The Lorentz spaces are denoted by . Like the spaces, they are characterized by a norm (technically a quasinorm) that encodes information about the "size" of a function, just as the norm does. The two basic qualitative notions of "size" of a function are: how tall is graph of the function, and how spread out is it. The Lorentz norms provide tighter control over both qualities than the norms, by exponentially rescaling the measure in both the range () and the domain (). The Lorentz norms, like the norms, are invariant under arbitrary rearrangements of the values of a function.
The quasinorm is invariant under rearranging the values of the function , essentially by definition. In particular, given a complex-valued measurable function defined on a measure space, , its decreasing rearrangement function, can be defined as
where is the so-called distribution function of , given by
Here, for notational convenience, is defined to be .
The two functions and are equimeasurable, meaning that
for (or in the complex case), let denote the p-norm for and the ∞-norm. Denote by the Banach space of all sequences with finite p-norm. Let the Banach space of all sequences satisfying , endowed with the ∞-norm. Denote by the normed space of all sequences with only finitely many nonzero entries. These spaces all play a role in the definition of the Lorentz sequence spaces below.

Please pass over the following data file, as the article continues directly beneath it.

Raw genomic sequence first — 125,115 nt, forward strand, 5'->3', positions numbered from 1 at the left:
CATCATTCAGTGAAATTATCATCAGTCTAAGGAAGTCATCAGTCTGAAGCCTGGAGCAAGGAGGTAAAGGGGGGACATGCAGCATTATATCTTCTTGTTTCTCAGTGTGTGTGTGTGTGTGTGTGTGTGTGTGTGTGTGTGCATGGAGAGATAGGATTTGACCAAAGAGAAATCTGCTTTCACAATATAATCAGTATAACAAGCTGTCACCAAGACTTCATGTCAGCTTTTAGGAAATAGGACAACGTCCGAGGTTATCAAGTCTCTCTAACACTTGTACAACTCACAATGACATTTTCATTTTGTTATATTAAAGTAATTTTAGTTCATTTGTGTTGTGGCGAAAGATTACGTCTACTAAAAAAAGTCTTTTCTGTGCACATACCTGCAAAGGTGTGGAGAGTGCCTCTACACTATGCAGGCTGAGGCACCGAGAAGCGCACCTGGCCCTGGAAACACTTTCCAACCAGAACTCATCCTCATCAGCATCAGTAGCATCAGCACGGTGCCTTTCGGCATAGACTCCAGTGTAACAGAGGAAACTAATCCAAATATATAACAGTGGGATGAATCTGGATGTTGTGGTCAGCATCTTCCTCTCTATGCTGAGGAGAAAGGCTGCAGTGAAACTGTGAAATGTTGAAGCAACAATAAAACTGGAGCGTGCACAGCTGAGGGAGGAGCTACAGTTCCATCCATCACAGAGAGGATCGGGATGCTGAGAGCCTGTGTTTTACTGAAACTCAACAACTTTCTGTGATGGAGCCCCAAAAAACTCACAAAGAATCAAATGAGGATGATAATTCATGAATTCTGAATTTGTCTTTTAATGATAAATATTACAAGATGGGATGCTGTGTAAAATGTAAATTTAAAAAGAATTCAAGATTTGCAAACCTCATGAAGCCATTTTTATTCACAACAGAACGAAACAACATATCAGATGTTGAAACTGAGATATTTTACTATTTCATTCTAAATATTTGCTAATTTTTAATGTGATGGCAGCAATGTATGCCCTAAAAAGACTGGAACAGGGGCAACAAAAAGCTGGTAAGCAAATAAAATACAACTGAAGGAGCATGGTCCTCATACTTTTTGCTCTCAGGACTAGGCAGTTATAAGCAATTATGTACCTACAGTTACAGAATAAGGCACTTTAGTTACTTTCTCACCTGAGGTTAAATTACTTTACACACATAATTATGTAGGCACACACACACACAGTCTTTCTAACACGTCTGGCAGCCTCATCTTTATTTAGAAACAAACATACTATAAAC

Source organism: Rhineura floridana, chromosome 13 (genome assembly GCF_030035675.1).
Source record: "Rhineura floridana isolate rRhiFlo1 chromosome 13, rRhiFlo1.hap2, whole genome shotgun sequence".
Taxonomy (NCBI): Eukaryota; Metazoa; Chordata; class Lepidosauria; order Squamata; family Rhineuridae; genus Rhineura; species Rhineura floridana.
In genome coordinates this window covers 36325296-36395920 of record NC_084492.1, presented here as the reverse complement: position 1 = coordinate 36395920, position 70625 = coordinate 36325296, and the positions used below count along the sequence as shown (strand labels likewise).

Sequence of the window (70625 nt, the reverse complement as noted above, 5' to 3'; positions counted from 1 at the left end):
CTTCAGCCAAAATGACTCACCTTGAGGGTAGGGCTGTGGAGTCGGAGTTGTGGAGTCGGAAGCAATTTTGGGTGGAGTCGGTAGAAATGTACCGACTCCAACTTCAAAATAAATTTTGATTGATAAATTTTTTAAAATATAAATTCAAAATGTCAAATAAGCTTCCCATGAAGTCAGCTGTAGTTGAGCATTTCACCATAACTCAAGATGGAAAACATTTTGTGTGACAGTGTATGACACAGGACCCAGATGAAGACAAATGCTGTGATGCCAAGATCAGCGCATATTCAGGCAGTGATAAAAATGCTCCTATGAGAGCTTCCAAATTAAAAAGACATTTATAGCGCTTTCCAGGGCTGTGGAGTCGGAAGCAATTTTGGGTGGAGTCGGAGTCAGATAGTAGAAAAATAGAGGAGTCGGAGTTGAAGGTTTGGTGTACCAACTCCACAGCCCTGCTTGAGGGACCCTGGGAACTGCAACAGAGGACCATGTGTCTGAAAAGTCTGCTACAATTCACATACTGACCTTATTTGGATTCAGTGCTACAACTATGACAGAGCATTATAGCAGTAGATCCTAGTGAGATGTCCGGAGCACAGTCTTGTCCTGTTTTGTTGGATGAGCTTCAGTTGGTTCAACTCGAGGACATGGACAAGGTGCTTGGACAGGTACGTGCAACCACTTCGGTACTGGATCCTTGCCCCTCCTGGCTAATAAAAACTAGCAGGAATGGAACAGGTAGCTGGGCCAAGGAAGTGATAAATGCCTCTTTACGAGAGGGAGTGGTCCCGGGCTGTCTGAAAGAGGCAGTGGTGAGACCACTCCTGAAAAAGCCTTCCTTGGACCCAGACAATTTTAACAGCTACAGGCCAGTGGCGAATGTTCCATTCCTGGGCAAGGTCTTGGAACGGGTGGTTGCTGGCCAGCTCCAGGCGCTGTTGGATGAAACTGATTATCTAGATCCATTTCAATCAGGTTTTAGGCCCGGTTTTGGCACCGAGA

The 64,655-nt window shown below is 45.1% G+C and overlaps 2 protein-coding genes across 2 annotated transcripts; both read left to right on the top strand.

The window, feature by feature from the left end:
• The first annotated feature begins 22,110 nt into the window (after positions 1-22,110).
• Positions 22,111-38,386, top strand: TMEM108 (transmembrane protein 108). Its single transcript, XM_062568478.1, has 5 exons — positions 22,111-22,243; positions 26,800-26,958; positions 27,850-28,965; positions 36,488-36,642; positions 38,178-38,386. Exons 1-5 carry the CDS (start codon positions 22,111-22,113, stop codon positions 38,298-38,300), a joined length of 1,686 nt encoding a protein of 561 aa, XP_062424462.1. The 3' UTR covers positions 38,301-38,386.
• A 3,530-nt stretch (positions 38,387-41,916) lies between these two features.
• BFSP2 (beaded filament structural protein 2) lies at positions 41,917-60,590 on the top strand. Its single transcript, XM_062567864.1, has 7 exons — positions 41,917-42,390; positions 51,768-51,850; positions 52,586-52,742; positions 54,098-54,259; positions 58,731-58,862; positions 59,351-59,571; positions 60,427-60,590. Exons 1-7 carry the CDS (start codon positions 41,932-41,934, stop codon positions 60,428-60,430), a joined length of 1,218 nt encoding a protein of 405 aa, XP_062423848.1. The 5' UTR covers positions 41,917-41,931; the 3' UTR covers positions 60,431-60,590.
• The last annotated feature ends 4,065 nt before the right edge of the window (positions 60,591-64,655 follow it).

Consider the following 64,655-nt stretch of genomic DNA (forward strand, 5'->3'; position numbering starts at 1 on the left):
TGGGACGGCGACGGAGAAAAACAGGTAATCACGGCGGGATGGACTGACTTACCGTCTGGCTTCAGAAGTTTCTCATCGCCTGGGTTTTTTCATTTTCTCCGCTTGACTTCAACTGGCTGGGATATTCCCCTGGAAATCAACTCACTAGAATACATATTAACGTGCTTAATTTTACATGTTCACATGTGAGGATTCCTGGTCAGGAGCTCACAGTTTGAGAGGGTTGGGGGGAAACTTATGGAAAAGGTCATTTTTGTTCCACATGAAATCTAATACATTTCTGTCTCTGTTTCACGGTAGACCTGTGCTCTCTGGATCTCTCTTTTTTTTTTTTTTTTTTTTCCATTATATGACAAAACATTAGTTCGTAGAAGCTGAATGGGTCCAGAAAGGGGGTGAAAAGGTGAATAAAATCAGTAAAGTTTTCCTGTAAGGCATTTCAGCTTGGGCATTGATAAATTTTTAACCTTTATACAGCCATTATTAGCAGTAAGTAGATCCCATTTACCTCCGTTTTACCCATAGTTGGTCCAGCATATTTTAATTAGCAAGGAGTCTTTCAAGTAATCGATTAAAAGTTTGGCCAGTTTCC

Let be a sequence of positive real numbers satisfying , and define the norm . The Lorentz sequence space is defined as the Banach space of all sequences where this norm is finite. Equivalently, we can define as the completion of under .
The Lorentz spaces are genuinely generalisations of the spaces in the sense that, for any , , which follows from Cavalieri's principle. Further, coincides with weak . They are quasi-Banach spaces (that is, quasi-normed spaces which are also complete) and are normable for and . When , is equipped with a norm, but it is not possible to define a norm equivalent to the quasinorm of , the weak space. As a concrete example that the triangle inequality fails in , consider
whose quasi-norm equals one, whereas the quasi-norm of their sum equals four.